No More Silent: Poetry by John Grey

By John Grey

What Was and What Is To Be

“What happens now?”
after everything melts
After winter,
the drag, the hibernation,
the fall of man,
after the soil re-knits
and the frozen pedestal comes down.
after the reunion of robin and worm
and the return of the grackle?

crocusInstead of snow.
a pulse.
Crocuses, transfiguration,
a fresh new cadence for bones,
beginnings that do not end
with the buds and spring showers.

For four frozen months,
I did not know you.
Now I take your hand.
Your lips impress healing
as a first step to passion.
Everybody is trying out their wings,
even those without.

So no more silent landscape.
A river is cutting through the ice.
And what is after hacking
but soft words,
beyond frostbite but fingers touching.
The new world is out there.
Fall to your knees if you wish.
But just don’t look away.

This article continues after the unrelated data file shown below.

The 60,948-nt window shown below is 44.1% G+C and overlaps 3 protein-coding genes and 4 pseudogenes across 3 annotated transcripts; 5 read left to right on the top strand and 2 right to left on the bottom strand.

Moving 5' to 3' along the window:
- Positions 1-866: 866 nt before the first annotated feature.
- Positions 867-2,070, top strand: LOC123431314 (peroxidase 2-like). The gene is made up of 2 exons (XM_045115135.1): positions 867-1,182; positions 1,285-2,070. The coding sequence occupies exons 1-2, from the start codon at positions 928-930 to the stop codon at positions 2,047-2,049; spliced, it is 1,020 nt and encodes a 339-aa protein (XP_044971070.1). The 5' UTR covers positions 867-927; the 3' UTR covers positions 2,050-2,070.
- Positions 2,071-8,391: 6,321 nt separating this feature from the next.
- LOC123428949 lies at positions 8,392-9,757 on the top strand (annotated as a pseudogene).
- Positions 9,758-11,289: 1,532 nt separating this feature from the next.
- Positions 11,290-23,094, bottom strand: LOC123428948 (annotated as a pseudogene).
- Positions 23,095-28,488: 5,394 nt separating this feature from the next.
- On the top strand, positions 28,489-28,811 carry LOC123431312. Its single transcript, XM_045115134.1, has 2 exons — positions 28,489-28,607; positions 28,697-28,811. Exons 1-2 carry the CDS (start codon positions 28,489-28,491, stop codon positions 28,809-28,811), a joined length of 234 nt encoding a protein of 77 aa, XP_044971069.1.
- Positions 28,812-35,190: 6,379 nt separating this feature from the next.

John Grey is an Australian poet, US resident. Recently published in New Plains Review, South Carolina Review, Gargoyle and Silkworm work upcoming in Big Muddy Review, Cape Rock and Spoon River Poetry Review.  He has been published previously on Fourth & Sycamore.

Crocus photo taken by David Nilsen, 2013.

One comment

  1. The photo of the crocus emerging from snow was perfect for this poem. My favorite lines were “the soil re-knits” and “your lips impress healing.” I was singing the old folk song, “Sometime Loving,” earlier today and “What Was and What Is to Be” echoed the cautiously brave sentiments of that haunting melody.


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